Blue-green algae occur in both freshwater and marine environments and are either floating (planktonic) or bottom-dwelling (benthic). Under favourable conditions blue-green algae may form massive growths or visible growths or blooms (most commonly in late spring, summer and early autumn). Exposures in animals usually occur when they drink from water bodies where the algae have bloomed; dogs are often affected when they swim in infested water bodies or groom themselves afterwards.

Although not all species are toxic, many blue-green algae produce toxins that can have effects on different body systems. Clinical signs therefore vary depending on the toxin(s) involved, but can include gastrointestinal signs, liver failure and neurological signs.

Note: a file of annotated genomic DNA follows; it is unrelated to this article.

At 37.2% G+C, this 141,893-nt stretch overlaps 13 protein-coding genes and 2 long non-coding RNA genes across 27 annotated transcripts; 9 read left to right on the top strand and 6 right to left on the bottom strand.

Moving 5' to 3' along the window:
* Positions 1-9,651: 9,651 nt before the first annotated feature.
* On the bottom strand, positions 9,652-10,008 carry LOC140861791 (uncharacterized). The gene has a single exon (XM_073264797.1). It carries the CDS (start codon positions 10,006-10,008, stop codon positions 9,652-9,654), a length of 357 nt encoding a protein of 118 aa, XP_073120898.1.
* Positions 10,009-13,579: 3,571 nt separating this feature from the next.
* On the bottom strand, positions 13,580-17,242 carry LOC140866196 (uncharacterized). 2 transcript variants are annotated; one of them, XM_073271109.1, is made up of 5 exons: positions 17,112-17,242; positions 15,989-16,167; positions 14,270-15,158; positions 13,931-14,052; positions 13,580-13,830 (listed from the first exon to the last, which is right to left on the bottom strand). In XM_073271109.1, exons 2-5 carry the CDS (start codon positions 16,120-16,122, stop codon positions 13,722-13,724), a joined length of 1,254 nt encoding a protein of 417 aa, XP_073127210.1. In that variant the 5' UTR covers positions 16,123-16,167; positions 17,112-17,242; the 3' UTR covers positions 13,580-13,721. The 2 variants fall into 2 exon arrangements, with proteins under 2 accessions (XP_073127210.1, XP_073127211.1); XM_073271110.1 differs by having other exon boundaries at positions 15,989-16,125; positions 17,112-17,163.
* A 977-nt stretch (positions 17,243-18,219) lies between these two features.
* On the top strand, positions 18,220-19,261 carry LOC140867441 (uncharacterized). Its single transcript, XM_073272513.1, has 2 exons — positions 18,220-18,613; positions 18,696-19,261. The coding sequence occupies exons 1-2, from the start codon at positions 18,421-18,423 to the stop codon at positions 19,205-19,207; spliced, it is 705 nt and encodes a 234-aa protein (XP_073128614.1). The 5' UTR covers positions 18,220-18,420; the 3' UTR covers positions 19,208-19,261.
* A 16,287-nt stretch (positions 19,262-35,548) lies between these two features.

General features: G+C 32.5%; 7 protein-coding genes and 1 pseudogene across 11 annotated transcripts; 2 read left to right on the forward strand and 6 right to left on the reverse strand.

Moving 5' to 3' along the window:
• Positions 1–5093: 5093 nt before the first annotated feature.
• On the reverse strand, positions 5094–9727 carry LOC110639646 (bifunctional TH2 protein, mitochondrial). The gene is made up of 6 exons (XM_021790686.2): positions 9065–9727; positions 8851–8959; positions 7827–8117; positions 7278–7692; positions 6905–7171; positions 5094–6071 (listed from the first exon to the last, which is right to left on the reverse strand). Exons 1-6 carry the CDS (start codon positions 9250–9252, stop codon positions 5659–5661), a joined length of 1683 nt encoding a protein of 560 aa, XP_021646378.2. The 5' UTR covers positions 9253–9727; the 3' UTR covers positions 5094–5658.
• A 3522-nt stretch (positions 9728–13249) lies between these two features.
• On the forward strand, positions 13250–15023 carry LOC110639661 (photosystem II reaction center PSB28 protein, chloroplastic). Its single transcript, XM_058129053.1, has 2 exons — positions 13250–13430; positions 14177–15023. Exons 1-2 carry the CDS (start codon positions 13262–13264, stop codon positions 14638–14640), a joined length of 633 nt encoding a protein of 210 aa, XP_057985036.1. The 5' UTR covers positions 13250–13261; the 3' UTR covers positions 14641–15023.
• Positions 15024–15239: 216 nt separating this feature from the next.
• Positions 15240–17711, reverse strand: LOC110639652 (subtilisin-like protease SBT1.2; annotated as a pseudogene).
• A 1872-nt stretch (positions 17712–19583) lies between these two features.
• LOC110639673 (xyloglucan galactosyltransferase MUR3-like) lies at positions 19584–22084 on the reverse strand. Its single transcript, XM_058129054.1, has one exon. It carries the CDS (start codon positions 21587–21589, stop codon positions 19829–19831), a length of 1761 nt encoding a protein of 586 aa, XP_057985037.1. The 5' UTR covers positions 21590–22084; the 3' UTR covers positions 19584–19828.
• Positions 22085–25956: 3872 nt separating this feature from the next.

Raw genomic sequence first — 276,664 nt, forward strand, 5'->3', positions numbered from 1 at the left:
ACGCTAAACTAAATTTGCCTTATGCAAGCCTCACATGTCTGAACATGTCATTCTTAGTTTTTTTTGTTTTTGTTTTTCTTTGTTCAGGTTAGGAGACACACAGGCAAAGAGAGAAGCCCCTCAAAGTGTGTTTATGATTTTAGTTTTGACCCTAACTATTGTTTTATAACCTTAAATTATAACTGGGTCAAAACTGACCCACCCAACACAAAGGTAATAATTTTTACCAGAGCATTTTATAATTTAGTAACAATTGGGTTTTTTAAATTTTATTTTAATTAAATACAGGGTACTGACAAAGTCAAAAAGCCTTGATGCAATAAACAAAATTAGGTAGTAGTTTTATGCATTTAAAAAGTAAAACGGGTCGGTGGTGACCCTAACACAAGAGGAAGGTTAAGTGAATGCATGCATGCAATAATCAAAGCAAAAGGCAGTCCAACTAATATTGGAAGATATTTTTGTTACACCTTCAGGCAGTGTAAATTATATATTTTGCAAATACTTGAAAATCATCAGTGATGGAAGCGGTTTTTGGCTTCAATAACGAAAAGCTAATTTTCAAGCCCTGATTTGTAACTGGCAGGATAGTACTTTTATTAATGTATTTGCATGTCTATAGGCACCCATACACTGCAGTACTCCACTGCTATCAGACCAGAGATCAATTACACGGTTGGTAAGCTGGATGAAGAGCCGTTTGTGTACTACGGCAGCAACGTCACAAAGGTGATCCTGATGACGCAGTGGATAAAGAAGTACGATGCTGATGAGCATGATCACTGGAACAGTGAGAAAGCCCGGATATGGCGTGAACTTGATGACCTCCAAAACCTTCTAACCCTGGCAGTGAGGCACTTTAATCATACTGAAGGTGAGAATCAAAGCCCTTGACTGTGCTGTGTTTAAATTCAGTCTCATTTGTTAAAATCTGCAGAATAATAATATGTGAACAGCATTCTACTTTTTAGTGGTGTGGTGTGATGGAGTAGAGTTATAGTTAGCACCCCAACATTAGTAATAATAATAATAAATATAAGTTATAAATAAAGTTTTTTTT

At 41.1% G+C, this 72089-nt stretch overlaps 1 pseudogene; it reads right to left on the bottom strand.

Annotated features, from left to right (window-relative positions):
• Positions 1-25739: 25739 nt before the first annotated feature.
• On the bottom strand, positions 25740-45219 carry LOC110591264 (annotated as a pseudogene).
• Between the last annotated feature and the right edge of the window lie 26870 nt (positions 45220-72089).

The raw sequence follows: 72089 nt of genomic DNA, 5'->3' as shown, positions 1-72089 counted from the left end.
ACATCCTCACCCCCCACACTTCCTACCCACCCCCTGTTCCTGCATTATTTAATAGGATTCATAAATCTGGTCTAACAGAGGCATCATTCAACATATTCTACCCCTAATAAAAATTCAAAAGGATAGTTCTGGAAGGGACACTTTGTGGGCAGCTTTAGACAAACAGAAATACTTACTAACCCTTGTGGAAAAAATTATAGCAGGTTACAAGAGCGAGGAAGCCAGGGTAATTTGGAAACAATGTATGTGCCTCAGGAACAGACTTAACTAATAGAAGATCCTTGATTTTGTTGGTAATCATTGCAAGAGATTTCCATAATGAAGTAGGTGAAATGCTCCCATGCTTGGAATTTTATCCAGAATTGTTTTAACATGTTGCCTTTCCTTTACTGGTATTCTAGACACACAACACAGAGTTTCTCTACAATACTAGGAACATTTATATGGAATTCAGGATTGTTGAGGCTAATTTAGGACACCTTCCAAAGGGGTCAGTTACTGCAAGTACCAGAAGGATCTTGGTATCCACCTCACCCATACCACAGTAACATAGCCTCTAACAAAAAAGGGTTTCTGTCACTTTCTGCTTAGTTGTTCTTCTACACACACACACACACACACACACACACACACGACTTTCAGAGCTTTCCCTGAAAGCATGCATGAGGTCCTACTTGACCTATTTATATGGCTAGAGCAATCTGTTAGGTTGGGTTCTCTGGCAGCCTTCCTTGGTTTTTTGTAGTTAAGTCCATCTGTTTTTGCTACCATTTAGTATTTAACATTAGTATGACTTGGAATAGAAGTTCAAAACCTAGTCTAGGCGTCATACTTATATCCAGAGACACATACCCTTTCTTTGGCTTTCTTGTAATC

Cove was a 2-year-old Flat Coated Retriever who sadly died within 45 minutes of exposure to cyanobacteria at Wimbleball Lake on Exmoor in Somerset. His owners are keen to raise awareness in any way they can to prevent other owners from going through the same heartbreak.

The Centre for Environment, Fisheries and Aquaculture Science (Cefas) have released full details of the case, published in November’s Toxins. The full article is published in the special issue Cyanobacterial Toxins: Toxins Production and Risk Assessment, and can be read here.